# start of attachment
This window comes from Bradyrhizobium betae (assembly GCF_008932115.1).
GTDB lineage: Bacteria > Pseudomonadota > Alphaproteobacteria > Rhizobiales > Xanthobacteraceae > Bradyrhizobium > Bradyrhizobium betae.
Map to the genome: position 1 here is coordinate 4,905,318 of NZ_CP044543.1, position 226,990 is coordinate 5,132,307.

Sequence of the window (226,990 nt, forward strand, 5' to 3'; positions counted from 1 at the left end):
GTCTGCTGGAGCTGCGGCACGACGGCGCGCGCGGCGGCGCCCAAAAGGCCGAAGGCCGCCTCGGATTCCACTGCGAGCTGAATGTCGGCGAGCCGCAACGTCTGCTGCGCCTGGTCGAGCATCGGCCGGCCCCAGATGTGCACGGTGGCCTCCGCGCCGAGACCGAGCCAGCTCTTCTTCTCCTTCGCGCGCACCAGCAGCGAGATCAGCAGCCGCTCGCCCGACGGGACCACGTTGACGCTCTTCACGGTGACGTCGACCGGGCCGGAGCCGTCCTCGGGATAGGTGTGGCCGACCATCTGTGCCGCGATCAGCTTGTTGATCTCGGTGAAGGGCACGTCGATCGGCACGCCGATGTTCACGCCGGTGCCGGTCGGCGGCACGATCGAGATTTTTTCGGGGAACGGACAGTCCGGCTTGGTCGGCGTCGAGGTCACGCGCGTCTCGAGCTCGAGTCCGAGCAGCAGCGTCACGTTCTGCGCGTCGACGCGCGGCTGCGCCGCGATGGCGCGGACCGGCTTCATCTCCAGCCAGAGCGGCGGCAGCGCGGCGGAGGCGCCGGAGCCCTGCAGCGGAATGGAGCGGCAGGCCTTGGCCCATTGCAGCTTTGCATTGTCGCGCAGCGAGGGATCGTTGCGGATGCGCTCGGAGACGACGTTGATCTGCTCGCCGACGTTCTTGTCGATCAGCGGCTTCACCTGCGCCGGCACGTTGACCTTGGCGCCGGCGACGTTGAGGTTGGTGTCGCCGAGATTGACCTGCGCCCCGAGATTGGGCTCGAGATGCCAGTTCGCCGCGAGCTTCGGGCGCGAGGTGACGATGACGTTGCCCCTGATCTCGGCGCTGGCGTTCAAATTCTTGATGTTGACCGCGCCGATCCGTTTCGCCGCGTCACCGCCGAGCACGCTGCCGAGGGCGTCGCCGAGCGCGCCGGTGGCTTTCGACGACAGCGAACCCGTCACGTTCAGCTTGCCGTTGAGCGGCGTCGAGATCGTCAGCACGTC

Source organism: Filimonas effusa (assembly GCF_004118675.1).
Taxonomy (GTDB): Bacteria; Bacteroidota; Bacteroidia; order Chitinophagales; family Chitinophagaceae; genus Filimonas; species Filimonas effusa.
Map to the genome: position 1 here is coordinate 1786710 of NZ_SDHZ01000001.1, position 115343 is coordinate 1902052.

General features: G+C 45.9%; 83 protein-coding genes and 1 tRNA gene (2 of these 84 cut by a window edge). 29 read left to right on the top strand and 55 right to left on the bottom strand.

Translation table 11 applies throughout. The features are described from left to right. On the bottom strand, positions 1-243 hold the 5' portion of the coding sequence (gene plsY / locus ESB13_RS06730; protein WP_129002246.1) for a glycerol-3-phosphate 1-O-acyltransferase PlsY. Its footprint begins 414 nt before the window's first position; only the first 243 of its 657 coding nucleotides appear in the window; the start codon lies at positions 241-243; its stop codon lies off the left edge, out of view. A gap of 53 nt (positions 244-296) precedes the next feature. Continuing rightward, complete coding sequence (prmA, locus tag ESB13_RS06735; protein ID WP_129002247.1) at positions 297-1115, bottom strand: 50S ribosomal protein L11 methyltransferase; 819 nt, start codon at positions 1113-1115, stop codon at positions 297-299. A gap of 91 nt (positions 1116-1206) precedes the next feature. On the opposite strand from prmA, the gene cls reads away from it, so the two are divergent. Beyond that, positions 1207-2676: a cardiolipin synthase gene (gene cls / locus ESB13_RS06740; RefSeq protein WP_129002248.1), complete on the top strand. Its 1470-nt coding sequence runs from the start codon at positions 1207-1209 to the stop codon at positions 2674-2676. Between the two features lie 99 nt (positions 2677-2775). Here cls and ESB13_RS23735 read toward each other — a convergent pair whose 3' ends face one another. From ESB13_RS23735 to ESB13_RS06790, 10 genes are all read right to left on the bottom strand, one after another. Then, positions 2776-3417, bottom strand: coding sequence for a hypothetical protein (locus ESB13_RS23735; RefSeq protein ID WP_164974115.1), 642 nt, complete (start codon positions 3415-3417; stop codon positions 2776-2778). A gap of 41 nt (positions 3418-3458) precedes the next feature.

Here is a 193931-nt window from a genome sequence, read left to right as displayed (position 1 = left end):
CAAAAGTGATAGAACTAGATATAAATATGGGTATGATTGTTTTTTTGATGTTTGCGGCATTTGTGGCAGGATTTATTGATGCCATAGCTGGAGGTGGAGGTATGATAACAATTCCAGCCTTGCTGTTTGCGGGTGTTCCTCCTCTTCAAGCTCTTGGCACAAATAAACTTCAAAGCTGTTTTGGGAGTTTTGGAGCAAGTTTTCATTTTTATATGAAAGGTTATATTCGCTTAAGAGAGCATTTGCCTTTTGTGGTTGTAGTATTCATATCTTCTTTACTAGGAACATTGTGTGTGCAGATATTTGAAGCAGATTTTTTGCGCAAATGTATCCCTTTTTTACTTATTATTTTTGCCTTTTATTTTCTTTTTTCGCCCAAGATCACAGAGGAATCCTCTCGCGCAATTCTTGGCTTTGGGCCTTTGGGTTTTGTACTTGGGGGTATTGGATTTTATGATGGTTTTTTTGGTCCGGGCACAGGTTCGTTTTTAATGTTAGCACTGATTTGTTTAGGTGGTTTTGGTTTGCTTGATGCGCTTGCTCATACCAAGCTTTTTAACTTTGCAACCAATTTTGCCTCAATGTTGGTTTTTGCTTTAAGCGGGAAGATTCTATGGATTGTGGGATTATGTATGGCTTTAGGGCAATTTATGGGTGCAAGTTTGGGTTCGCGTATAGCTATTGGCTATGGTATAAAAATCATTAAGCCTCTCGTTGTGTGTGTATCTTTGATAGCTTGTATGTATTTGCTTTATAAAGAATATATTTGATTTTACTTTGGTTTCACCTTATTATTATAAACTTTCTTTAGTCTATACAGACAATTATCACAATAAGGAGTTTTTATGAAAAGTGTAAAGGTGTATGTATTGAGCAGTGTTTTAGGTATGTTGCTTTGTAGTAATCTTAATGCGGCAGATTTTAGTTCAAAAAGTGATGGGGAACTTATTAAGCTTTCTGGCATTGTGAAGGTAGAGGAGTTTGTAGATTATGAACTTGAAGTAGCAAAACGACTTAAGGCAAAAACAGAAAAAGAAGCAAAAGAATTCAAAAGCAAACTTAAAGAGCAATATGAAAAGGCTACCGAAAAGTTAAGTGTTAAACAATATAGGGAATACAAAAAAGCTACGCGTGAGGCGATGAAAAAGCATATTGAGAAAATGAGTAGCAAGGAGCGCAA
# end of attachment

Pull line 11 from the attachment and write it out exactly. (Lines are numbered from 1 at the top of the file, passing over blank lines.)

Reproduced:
Here is a 193931-nt window from a genome sequence, read left to right as displayed (position 1 = left end):